Kungsleden Day 3: Tjaka

Friday, September 5th started off great because I wasnt laying at the bottom of my tent when I woke up! I can check off “tenting on an incline” off my bucket list. Trust me, its one of those things you dont need to do more than once. Or at all, if I am being completely honest.
After the way the hike to Alesjaure went the day before, I was eager to get on the trail to Tjalka. The weather seemed to have eased up significantly but it was still pretty dreary.
The 15k was once again not very physically challenging in either technical difficulty or incline. I once again fell into my musical rhythm but tried to break up my set so I could do more to appreciate my surroundings. I was glad I did, for I was rewarded with gorgeous views of the valley and my first reindeer sighting! I had missed them the day before so was very happy to have finally seen some. I also noticed a multitude of mouse-like creatures that populated the areas under the wooden boards erected for trekkers ease of passage. Never more than a flash of orange and gray, I would later find out these were lemmings.
I arrived at the Tjalka hut in a very cheerful state. I had spent the entire four hours of the hike alone on the trail and hadn’t let the weather get me down like I had yesterday. Situated on a ridge overlooking a very impressive waterfall (which you had to cross on a suspension bridge one at a time) the hut was far and away in the most beautiful setting of the three so far.
When I entered the hut, I was followed almost immediately by an elderly woman who turned out to be the hut host. She had been waiting for me it felt like. Before I could even set my pack down and shed my waterproofs she was asking me about where I wanted to stay and where my money was. Bitch, back off. At one point I actually physical contact with her as I was taking off my jacket. She was that overbearing. I was practically pushed into the drying room where I was shown exactly where I could put my things and for how long. Feeling quite invaded, I politely tried to explain I would like a few minutes to relax and dry off. During this conversation I realized I was facing the first significant language barrier of my entire trip. Doing my best to not be that tourist from the States who gets shitty when people don’t have complete, perfect knowledge of English when they themselves dont know a lick of a second language, I explained to her that I was tenting but would be happy to pay the fee to use the hut facilities. I asked if I could make lunch before digging my wallet out, to which she replied I could. She then asked me if I was ready to pay every three minutes while I cooked and ate. Oy.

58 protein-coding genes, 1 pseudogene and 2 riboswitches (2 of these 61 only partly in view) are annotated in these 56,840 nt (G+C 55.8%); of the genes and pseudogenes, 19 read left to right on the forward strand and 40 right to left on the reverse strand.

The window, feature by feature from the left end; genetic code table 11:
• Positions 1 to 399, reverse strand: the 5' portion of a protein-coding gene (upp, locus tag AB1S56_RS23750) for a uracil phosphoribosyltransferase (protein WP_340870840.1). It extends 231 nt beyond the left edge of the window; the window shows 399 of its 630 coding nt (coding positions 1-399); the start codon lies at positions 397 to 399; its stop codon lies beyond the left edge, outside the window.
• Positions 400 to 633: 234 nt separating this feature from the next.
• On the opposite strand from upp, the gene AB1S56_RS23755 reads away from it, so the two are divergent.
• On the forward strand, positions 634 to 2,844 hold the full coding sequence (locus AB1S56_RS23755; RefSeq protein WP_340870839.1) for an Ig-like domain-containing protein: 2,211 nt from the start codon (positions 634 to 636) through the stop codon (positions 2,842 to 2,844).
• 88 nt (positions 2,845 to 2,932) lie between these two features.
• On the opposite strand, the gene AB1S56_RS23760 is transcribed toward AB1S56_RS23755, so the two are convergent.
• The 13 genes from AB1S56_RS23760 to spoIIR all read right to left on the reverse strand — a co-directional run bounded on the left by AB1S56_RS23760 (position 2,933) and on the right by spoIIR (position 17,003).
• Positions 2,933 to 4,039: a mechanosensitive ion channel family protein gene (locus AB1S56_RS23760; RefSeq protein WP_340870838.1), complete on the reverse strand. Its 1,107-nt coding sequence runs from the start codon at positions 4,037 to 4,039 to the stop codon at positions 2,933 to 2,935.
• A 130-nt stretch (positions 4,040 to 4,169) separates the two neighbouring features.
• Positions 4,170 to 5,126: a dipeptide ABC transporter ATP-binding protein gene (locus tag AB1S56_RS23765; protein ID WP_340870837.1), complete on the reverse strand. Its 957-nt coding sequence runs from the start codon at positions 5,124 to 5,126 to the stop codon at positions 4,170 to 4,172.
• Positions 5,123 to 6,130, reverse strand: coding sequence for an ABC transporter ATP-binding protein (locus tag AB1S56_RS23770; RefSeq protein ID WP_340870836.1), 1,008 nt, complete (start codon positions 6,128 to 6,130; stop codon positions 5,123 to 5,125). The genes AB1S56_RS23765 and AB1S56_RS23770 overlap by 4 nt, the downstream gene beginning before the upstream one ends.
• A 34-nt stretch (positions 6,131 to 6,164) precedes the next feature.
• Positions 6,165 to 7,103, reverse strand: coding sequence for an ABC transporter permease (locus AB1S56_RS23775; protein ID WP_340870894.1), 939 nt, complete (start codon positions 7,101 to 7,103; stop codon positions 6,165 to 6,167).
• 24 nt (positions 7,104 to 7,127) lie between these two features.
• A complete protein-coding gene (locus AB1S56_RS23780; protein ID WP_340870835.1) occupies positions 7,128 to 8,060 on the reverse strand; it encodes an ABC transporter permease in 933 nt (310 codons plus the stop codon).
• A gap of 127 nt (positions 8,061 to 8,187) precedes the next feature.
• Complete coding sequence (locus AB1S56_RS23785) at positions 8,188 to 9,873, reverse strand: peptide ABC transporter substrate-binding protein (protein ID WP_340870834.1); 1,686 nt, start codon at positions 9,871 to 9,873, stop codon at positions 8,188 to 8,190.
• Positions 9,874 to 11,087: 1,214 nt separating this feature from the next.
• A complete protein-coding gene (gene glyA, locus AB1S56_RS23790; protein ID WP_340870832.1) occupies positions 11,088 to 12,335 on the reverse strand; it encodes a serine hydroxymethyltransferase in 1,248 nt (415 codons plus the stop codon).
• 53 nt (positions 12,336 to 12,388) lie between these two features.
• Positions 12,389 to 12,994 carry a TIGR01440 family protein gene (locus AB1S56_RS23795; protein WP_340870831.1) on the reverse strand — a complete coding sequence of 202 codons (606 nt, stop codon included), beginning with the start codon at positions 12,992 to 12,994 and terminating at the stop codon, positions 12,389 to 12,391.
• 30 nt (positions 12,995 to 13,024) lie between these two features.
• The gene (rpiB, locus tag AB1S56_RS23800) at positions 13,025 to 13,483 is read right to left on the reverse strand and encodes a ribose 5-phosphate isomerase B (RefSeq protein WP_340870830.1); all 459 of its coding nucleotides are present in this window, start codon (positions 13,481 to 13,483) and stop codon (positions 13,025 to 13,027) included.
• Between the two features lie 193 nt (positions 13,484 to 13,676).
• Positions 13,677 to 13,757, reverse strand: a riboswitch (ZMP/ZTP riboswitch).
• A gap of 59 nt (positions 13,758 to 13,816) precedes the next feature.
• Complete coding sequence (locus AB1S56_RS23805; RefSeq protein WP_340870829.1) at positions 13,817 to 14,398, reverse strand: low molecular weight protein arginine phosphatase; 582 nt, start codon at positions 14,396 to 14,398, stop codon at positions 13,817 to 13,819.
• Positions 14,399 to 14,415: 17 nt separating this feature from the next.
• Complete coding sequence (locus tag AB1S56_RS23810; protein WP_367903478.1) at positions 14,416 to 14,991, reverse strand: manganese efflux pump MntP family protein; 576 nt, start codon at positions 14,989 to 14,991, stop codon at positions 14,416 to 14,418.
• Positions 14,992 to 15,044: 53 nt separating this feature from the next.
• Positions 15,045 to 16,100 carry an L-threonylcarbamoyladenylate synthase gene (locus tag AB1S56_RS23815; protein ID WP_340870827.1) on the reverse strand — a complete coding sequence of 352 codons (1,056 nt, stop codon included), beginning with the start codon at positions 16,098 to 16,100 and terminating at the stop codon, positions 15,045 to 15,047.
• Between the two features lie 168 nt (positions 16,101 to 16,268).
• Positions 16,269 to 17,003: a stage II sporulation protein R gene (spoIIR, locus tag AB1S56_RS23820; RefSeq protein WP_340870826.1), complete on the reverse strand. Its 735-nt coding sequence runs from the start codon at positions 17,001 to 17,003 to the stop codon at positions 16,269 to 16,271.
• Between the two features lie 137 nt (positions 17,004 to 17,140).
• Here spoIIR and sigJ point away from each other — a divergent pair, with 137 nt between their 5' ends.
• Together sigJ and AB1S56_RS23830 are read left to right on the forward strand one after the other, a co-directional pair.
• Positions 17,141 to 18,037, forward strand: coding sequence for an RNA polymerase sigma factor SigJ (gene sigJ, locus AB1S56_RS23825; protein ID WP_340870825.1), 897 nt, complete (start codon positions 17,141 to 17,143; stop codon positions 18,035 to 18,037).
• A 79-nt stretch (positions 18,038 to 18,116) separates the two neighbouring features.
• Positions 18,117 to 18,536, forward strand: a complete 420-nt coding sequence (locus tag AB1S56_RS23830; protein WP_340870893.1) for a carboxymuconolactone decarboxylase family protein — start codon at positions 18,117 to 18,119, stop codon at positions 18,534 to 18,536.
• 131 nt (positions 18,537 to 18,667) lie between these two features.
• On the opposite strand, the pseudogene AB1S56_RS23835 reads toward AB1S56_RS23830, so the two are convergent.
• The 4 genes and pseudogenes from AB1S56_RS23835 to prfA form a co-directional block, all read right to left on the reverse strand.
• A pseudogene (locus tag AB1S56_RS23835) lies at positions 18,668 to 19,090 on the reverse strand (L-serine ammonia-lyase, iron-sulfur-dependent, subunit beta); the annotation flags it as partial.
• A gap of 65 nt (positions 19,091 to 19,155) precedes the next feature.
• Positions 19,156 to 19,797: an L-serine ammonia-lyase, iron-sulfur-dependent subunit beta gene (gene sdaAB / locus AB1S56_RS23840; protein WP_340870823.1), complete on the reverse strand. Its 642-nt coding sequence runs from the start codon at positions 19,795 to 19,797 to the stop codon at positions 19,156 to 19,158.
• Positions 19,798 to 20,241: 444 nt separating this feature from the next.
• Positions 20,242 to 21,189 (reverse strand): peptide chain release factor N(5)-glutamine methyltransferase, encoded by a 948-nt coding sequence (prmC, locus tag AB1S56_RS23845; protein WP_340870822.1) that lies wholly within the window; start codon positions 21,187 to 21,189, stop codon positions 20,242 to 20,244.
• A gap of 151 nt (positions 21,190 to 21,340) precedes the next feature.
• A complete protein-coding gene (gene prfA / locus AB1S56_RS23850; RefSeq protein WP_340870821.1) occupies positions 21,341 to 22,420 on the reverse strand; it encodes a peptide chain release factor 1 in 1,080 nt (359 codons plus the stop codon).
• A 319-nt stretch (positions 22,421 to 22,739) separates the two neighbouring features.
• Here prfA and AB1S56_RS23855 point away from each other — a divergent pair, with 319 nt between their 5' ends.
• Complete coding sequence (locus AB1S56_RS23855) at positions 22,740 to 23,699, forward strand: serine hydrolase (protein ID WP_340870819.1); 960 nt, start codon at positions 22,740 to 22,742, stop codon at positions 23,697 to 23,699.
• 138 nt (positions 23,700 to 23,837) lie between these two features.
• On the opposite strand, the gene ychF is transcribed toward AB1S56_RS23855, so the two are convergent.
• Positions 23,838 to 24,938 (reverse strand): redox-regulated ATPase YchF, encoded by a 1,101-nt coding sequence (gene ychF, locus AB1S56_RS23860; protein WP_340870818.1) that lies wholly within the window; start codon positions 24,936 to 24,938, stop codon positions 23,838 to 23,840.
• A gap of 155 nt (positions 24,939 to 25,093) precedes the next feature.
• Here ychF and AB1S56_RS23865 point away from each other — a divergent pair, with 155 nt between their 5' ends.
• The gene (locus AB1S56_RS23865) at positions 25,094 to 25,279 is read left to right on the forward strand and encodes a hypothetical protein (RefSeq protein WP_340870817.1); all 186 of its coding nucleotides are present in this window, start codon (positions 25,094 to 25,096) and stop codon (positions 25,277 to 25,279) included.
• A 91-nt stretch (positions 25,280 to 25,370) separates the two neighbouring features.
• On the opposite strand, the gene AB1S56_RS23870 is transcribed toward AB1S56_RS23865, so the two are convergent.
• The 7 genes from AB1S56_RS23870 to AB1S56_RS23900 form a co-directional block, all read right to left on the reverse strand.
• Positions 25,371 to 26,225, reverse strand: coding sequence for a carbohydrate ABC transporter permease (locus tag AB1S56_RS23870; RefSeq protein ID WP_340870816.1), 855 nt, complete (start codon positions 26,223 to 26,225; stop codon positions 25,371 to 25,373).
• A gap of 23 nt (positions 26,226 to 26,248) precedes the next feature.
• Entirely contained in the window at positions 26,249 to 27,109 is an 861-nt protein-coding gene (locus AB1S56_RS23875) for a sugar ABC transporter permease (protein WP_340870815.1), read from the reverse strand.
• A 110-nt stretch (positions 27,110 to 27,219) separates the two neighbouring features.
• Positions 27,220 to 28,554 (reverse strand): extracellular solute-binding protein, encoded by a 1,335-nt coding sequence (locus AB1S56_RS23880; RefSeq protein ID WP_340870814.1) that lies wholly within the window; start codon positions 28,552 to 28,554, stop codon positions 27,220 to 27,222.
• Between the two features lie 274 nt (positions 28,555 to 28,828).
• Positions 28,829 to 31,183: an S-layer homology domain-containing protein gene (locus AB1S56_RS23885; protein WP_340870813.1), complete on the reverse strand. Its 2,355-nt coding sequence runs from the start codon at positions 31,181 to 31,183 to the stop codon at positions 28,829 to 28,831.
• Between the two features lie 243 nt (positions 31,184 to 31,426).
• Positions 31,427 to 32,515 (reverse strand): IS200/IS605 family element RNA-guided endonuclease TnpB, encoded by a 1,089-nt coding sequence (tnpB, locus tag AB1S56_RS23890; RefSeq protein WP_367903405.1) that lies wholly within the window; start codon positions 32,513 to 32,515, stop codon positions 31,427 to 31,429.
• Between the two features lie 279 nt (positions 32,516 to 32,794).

Her next trick would be to kick me out of the hut. While making lunch I had joined into a conversation with a solo German hiker and a group of four from the UK. After I was done eating I sat inside like I had at the previous huts enjoying their company and conversation until the hut host walked right up to me and said, “You have to go.”
Excuse me?
She then went on to show me that in the fine details of the tenter fee it was stated that tenters are allowed two hours inside the hut while they cook. And my two hours were up. It was obvious she was trying to clear room for two large groups that were coming but even when I told her I would leave when they got there/take my dry room clothes down/not cook when they were cooking she still said I had to get out. I was completelt dumbfounded by this woman’s strict, literal enforcement of rules when the typical person in that environment is so easy going and friendly. I fought the urge to throw her and her rule book into the waterfall the entire way out of the hut. When I left, the only people left in the hut were the four people I was sitting with.
In reality the situation the host kicked me out into was far from rough, but it was the way she did it and how unnecessary it was that had me irritated. I headed back to the tent where I read for a few hours (something I hadnt done in a long time). It was very nice.
I headed back to the hut to cook dinner when I felt the host would have either forgotten my face or turned into a fossil. I put a hat on just in case though. I rejoined the same group as before and we had a good many laughs at the hosts sake. I know she was just an old lonely woman doing her job the way it was supposed to be done, but fuck thats a boring existence following (and enforcing) every rule you cross paths with.
I was thoroughly happy to have an even, grassy campsite that evening. All I had to do was make sure the wolverine that lived in the cliffside didnt decide to enjoy it with me. No joke, they had pictures and an article about it in the hut. Think “honey badger dont give a fuck” and that is what was living literally 100 meters away from me. Somewhere. Sleep tight, Benny Boy.

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